This module teaches the ability to be able to understand and use the structure of mathematical proof, proceeding from given assumptions through a series of logical steps to a conclusion; use methods of proof, including proof by deduction, proof by exhaustion, disproof by counter example and proof by contradiction.
A Level Mathematics Year 12 & 13
Year 12 & 13 A Level Mathematics Course Modules
This is detailed and extended work based on the skills already taught at GCSE.
Coordinate Geometry in the (x, y) plane – this is a development of the work at GCSE and introduces parametric equations and their uses.
This module covers the Binomial, Arithmetic and Geometric Sequences as well as Sigma notation.
Radians, cosecant, secant, cotangent, arcsine, arccosine, and arctangent are all introduced. Trigonometric identities are sued to solve trigonometric equations in a given interval and the use of double angle formulae is expected.
This entails a detailed look at exponential and logarithmic functions leading to being able to understand and use exponential growth and decay and the use in modelling real world problems such as; continuous compound interest, radioactive decay, drug concentration decay. A consideration of limitations and refinements of exponential models is expected.
This is the related rate of change of one variable with another. Students will be expected to know, understand and be able to use differential calculus to differentiate using; product rule, quotient rule and the chain rule, including problems involving connected rates of change and inverse functions. They will also be expected to differentiate simple functions and relations defined implicitly or parametrically, and construct, and solve, simple differential equations in both pure mathematics and in context.
Students will be expected to know and use the Fundamental Theorem of Calculus, evaluate definite integrals, find the area under a curve and the between two curves and understand and use integration as the limit of a sum. They will also be expected to evaluate the analytical solution of simple first order differential equations with separable variables, including finding particular solutions, and then interpret the solution in the context of solving a problem, including identifying the limitations of the solution; this includes links to Mechanics.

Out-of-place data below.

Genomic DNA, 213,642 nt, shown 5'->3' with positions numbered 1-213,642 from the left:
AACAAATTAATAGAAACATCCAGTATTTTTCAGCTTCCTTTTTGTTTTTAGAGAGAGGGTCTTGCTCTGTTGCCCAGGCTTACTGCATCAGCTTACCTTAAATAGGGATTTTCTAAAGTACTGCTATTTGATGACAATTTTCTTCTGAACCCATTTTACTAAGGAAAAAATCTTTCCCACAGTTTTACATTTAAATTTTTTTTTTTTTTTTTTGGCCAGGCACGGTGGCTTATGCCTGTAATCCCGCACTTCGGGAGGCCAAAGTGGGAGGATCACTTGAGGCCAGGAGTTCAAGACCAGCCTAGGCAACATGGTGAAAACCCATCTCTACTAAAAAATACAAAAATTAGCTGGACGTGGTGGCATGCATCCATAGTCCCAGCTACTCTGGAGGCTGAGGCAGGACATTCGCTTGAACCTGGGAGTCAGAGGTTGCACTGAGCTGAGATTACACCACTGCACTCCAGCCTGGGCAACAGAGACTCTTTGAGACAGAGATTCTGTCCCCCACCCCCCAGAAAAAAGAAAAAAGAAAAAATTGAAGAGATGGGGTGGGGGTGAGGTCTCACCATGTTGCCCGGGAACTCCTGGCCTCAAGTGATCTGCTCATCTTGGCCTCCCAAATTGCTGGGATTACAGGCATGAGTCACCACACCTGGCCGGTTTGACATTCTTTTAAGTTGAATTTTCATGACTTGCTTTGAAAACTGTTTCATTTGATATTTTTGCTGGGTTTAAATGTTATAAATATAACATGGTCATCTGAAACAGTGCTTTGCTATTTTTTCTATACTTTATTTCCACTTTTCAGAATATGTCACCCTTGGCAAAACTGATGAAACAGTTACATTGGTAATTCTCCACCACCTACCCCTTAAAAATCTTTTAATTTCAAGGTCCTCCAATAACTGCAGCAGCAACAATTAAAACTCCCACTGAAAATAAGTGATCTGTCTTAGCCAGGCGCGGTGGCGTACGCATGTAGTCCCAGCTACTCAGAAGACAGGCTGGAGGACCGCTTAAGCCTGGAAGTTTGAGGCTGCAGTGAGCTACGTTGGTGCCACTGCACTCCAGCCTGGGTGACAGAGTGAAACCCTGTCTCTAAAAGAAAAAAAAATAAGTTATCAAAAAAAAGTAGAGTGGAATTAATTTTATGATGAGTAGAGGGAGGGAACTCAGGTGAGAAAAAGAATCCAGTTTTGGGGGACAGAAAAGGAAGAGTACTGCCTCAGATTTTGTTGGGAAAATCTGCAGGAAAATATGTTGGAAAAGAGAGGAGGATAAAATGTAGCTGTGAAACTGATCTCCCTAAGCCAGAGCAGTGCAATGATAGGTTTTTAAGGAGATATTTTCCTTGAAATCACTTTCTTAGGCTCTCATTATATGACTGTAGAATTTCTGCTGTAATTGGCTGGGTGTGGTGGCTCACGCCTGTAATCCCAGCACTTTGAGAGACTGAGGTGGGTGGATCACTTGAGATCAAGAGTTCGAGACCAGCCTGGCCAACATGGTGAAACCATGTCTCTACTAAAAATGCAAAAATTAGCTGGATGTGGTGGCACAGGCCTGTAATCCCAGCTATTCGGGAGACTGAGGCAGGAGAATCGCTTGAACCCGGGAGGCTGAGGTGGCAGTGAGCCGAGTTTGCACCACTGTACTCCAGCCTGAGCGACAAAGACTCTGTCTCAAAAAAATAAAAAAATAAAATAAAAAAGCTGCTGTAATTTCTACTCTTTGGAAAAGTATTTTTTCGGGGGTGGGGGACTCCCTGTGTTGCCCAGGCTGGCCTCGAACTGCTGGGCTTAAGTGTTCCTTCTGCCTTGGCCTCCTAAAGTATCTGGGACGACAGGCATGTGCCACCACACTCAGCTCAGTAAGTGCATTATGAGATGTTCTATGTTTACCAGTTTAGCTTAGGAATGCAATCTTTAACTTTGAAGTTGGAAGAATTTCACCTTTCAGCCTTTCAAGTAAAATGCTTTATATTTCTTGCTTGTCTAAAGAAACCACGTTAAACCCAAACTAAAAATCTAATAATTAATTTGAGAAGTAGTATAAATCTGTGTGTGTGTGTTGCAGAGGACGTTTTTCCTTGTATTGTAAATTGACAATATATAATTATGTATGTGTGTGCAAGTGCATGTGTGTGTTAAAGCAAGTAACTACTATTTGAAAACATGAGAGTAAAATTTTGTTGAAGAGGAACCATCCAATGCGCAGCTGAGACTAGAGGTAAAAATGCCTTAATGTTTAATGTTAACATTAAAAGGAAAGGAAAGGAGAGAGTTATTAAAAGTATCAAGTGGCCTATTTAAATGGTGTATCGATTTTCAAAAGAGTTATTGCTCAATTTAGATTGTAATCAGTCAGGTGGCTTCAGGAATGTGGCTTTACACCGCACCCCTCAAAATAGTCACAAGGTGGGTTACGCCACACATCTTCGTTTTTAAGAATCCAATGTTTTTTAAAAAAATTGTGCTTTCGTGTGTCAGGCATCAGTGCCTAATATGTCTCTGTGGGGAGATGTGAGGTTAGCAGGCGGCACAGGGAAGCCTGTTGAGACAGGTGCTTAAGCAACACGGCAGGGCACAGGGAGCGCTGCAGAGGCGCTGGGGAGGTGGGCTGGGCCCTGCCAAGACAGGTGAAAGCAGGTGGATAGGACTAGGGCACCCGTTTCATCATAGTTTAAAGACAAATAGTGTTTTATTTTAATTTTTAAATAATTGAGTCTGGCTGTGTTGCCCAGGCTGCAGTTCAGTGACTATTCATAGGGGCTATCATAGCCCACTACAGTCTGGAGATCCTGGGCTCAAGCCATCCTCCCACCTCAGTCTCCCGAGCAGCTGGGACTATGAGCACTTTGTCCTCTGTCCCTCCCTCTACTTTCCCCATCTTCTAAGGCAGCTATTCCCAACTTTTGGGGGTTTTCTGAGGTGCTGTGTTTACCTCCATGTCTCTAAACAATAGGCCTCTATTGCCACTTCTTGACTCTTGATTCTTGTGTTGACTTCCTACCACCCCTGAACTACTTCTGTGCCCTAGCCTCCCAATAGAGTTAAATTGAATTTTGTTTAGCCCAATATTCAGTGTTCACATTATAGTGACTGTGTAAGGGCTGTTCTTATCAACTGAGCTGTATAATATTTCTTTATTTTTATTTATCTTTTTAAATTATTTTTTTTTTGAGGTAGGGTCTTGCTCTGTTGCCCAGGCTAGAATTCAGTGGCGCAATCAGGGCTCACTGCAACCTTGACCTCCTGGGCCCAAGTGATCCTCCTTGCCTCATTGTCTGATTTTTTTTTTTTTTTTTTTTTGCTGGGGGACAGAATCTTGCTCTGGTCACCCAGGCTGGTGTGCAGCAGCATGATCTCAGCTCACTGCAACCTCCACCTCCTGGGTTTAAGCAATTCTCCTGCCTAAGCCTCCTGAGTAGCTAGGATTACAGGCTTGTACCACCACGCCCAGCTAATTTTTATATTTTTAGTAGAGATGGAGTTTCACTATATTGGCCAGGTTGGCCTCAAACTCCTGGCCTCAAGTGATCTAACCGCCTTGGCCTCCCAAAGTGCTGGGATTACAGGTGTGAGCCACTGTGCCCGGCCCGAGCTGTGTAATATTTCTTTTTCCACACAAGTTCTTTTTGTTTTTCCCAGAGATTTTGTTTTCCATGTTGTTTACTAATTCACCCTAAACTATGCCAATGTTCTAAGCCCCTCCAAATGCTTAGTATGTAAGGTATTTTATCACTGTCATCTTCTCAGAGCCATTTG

This consists of methods such as Iterative, Newton-Raphson, Recurrence and Trapezium to solve problems.
Students will be expected to calculate the magnitude and direction of a vector and convert between component and magnitude/direction forms. They will also be expected to understand and use position vectors, calculate the distance between two points and use vectors to solve problems in both Pure Mathematics and Mechanics.
Students will be expected to understand and use fundamental quantities and units in the SI system; length, time, mass as well as understand and use derived quantities and units such as velocity, acceleration, force, weight, and moment.
This is the study of motion. Students will be expected to understand, know, and interpret graphs in kinematic for motion in a straight line. They will also be expected to use calculus in kinematics for motion in a straight line and extend this into 2D using vectors.
Students will be expected to understand and use Newton’s Laws and their application to problems involving smooth pulleys and connected particles. They will be expected to resolve forces in 2D, find the equilibrium of a particle under coplanar forces, understand, and use addition of forces, resultant forces, and dynamics for motion in a plane. They will also understand and use the F≤µR model for the motion of a body on a rough surface and limiting and statics.
Students will be expected to understand and use moments in simple contexts.
Students will know and use the terms “population” and “sample,” be able to use samples to make informal inferences about the population, understand and use sampling techniques including random and opportunity sampling and then select and critique sampling techniques in the context of solving problems, including understanding that different samples can lead to different conclusions about the population.
Students will be expected to interpret measures of central tendency and variation, be able to calculate and use standard deviation, including from summary statistics, and recognise and interpret possible outliers in data sets and statistical diagrams. They will also be able to select/critique data presentation techniques and be able to “clean” data, including dealing with missing data, errors, and outliers.
Students will be expected to model with probability, including critiquing assumptions and the likely effect of more realistic assumptions.
Students will be able to understand a DRV and calculate probabilities and the mean, mode, variance, standard deviation, and expectation of a DRV. They will also look at the proof of the mean and variance of discrete uniform distributions.
Students will be able to use the Normal distribution as a model, find probabilities using this model and the link to histograms, mean, standard deviation, points of inflection and the binomial distribution. They will be able to select an appropriate distribution for a context, with appropriate reasoning, including recognising when the binomial or Normal model may not be appropriate.
Students will be able to conduct a statistical hypothesis test for the mean of a Normal distribution with known, given, or assumed variance, and interpret the results in context.